1 hour ago, Another FrankenBurner said:

Hopefully better luck with the codierite.

Already got the cordierite, it looks the same but we’ll see. BUT, I have another plan...it just requires drilling 500 holes LOL. But that’s what a CNC mill is for. I’ll spill more if it works. 
 

Dan

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It's Funny Dan,

It's pretty easy to get Colloidal Silica in the UK, but a pain to have to import Kastolite30 from the States, yet you have the problem the other way round!  Ho-Hum!  It's a weird world we live in, and people just have to find out what works for them.

Re. a CNC mill.  This has been on my Tinks-Toys list for so long now!  Very jealous! :D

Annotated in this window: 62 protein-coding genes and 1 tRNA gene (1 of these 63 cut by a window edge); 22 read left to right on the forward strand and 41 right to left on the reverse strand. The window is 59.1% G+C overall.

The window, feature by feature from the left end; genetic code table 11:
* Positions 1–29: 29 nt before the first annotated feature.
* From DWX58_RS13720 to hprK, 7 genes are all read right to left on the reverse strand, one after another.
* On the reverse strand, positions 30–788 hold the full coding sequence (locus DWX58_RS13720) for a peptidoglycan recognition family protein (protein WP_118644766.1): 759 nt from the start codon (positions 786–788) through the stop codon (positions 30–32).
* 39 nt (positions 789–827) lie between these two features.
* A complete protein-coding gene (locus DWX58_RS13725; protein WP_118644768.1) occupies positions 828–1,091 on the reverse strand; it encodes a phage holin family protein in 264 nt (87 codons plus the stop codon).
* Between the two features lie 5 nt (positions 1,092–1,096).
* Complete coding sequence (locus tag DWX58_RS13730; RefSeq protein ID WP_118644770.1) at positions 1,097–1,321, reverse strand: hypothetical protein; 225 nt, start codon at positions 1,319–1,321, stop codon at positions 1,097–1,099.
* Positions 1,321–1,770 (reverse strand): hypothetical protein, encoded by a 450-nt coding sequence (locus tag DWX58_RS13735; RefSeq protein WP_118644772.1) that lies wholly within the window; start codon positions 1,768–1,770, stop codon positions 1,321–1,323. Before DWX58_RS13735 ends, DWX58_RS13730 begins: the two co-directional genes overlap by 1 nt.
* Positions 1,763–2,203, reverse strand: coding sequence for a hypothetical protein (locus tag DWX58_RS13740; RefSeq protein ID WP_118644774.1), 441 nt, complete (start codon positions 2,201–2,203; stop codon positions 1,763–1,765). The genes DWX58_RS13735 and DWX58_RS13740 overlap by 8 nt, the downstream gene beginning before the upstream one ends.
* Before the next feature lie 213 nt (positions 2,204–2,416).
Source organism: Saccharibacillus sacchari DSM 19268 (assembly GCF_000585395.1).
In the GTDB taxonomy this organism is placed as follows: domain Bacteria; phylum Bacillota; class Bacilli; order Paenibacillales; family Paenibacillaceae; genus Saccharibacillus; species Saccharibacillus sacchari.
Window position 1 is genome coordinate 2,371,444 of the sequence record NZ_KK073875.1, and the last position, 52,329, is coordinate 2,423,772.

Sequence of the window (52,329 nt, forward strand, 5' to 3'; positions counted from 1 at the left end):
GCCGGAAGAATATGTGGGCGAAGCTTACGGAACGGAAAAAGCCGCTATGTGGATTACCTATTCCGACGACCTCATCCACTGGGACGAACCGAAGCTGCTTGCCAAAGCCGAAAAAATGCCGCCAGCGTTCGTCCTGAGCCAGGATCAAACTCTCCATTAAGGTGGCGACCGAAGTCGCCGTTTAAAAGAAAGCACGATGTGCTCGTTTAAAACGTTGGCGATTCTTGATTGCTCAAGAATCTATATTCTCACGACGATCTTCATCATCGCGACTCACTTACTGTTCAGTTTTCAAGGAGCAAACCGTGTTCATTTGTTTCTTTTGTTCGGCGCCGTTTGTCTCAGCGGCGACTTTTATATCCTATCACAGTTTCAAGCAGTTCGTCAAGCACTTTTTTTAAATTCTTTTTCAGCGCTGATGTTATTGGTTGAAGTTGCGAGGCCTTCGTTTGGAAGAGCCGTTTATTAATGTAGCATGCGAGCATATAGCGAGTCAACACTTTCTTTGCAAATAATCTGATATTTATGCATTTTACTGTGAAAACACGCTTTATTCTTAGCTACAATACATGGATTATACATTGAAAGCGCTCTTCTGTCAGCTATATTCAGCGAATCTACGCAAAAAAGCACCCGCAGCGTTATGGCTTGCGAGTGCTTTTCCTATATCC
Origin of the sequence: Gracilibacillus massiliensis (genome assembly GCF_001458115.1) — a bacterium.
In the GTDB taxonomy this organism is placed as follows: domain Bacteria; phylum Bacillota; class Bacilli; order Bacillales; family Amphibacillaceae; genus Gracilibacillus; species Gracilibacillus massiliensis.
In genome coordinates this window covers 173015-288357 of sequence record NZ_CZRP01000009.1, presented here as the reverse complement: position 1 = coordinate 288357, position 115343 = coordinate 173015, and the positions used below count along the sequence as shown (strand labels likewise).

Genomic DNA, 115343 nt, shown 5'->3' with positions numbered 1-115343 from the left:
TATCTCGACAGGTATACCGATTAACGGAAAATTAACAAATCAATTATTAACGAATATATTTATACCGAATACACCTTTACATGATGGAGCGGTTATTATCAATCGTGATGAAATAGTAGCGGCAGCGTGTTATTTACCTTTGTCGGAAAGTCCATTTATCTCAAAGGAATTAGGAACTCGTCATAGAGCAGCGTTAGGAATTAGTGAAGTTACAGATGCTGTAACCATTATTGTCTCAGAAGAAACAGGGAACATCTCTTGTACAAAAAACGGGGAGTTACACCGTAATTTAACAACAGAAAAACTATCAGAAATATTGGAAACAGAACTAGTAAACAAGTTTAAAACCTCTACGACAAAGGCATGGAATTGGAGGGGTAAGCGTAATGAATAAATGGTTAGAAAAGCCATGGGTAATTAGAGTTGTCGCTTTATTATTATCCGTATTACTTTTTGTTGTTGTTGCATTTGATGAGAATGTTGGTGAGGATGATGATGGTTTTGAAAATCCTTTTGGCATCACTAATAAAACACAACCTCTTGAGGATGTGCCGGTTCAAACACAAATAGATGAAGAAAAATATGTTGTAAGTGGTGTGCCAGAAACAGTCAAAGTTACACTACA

Tink!

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Dan: Have you checked with a fiberglass supply? Colloidal silica is commonly used as a thickener in resin, polyester or epoxy. I could buy it in 55gl drums locally and I live in Alaska. I grew up in the San Fernando Valley, worked in Burbank and we thickened resin for some of the parts we made on a regular basis. There was a big cardboard barrel in the supply room. I didn't know what it was at the time but it was almost certainly silica. We had to wear a mask and turn on the exhaust fan before opening the barrel.

I think you must be looking in the wrong place. You can get ANYTHINNG in L.A.

Frosty The Lucky.

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  • 4 weeks later...
On 3/12/2021 at 8:52 AM, Frosty said:

Colloidal silica is commonly used as a thickener in resin, polyester or epoxy.